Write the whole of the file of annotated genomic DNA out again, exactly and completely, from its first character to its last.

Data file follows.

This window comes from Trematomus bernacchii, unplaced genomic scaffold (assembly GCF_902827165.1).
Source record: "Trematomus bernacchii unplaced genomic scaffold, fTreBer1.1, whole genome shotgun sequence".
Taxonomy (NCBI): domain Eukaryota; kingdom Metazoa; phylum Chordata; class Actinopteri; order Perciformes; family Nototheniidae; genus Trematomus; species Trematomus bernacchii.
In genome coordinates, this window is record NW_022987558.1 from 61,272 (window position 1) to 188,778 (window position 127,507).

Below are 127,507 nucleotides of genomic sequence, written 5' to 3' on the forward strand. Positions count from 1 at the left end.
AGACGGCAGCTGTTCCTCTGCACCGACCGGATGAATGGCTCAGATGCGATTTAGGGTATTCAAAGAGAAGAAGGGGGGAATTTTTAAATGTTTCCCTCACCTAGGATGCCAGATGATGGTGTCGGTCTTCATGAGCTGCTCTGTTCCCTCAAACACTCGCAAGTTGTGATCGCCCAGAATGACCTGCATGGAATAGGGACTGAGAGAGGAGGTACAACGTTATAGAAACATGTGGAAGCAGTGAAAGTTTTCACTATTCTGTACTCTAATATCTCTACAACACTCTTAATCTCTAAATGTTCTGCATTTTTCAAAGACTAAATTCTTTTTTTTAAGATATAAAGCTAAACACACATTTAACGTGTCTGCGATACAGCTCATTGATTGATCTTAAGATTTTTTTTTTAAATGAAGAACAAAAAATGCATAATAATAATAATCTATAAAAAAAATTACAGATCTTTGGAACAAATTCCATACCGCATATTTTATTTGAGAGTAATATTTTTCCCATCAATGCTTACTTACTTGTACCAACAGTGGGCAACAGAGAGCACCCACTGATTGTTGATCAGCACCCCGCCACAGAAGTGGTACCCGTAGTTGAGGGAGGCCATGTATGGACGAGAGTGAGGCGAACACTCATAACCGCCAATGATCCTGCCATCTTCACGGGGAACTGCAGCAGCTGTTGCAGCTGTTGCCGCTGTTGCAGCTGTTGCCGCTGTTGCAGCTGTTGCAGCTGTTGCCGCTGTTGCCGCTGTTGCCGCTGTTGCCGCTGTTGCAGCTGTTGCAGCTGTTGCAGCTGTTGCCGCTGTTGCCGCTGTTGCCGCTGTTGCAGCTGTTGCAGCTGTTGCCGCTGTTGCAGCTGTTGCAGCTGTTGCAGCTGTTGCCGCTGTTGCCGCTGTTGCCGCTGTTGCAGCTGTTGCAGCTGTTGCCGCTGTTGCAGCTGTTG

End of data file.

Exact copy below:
This window comes from Trematomus bernacchii, unplaced genomic scaffold (assembly GCF_902827165.1).
Source record: "Trematomus bernacchii unplaced genomic scaffold, fTreBer1.1, whole genome shotgun sequence".
Taxonomy (NCBI): domain Eukaryota; kingdom Metazoa; phylum Chordata; class Actinopteri; order Perciformes; family Nototheniidae; genus Trematomus; species Trematomus bernacchii.
In genome coordinates, this window is record NW_022987558.1 from 61,272 (window position 1) to 188,778 (window position 127,507).

Below are 127,507 nucleotides of genomic sequence, written 5' to 3' on the forward strand. Positions count from 1 at the left end.
AGACGGCAGCTGTTCCTCTGCACCGACCGGATGAATGGCTCAGATGCGATTTAGGGTATTCAAAGAGAAGAAGGGGGGAATTTTTAAATGTTTCCCTCACCTAGGATGCCAGATGATGGTGTCGGTCTTCATGAGCTGCTCTGTTCCCTCAAACACTCGCAAGTTGTGATCGCCCAGAATGACCTGCATGGAATAGGGACTGAGAGAGGAGGTACAACGTTATAGAAACATGTGGAAGCAGTGAAAGTTTTCACTATTCTGTACTCTAATATCTCTACAACACTCTTAATCTCTAAATGTTCTGCATTTTTCAAAGACTAAATTCTTTTTTTTAAGATATAAAGCTAAACACACATTTAACGTGTCTGCGATACAGCTCATTGATTGATCTTAAGATTTTTTTTTTAAATGAAGAACAAAAAATGCATAATAATAATAATCTATAAAAAAAATTACAGATCTTTGGAACAAATTCCATACCGCATATTTTATTTGAGAGTAATATTTTTCCCATCAATGCTTACTTACTTGTACCAACAGTGGGCAACAGAGAGCACCCACTGATTGTTGATCAGCACCCCGCCACAGAAGTGGTACCCGTAGTTGAGGGAGGCCATGTATGGACGAGAGTGAGGCGAACACTCATAACCGCCAATGATCCTGCCATCTTCACGGGGAACTGCAGCAGCTGTTGCAGCTGTTGCCGCTGTTGCAGCTGTTGCCGCTGTTGCAGCTGTTGCAGCTGTTGCCGCTGTTGCCGCTGTTGCCGCTGTTGCCGCTGTTGCAGCTGTTGCAGCTGTTGCAGCTGTTGCCGCTGTTGCCGCTGTTGCCGCTGTTGCAGCTGTTGCAGCTGTTGCCGCTGTTGCAGCTGTTGCAGCTGTTGCAGCTGTTGCCGCTGTTGCCGCTGTTGCCGCTGTTGCAGCTGTTGCAGCTGTTGCCGCTGTTGCAGCTGTTG